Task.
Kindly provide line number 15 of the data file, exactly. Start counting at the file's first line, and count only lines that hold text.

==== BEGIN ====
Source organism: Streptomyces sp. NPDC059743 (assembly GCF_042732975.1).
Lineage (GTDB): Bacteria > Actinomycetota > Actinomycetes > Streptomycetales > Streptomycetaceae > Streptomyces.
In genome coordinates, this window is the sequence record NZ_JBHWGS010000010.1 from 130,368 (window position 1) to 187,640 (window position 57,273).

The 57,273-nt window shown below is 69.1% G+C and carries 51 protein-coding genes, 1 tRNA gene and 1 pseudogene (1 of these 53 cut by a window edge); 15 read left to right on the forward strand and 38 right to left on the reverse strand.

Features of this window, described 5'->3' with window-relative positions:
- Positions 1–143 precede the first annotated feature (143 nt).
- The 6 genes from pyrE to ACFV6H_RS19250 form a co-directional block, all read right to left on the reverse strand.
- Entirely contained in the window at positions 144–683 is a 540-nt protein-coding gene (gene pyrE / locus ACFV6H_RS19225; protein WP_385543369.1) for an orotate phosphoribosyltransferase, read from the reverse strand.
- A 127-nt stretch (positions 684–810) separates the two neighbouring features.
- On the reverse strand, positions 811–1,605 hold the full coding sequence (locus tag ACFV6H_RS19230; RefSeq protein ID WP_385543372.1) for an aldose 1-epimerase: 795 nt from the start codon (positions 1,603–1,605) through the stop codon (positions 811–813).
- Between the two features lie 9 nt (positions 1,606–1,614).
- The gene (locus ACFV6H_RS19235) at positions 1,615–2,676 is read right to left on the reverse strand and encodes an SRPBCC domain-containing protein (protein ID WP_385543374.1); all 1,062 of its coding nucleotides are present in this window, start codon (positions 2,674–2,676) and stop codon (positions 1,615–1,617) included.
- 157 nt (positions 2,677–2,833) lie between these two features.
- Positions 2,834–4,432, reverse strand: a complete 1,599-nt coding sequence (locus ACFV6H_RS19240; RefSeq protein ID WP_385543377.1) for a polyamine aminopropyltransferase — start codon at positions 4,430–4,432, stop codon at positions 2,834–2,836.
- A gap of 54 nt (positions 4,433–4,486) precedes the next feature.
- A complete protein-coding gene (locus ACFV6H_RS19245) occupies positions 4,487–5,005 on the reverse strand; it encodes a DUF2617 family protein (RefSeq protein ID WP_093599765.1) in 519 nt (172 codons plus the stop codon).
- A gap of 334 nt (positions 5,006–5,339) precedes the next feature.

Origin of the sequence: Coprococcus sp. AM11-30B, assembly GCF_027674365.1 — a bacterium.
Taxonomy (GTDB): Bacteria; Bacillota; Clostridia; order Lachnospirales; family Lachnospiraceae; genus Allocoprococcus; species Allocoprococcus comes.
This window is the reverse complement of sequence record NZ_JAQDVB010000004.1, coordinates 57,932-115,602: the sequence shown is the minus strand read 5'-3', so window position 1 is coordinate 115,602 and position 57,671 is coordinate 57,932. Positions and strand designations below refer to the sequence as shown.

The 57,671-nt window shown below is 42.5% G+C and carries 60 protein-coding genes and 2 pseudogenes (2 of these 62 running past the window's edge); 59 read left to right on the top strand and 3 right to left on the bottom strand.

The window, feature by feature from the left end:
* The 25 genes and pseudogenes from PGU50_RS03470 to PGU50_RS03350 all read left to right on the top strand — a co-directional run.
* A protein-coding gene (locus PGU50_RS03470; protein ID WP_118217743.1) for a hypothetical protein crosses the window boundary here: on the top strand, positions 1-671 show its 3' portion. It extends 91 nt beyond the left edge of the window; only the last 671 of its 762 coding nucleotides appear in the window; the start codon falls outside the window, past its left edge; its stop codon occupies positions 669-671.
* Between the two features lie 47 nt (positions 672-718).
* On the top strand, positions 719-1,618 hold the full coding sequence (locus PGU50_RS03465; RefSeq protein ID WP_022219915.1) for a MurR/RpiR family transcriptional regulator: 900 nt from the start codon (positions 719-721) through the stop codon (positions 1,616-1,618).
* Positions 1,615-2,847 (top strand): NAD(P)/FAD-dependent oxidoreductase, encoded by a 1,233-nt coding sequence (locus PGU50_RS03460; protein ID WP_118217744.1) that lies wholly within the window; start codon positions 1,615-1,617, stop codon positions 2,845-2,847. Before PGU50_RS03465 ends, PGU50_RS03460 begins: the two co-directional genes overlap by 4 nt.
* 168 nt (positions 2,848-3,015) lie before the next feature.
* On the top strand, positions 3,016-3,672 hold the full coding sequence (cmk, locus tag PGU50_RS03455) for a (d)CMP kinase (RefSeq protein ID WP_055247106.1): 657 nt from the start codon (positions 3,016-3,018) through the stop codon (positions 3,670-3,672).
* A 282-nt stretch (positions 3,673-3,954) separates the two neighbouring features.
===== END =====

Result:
- A gap of 54 nt (positions 4,433–4,486) precedes the next feature.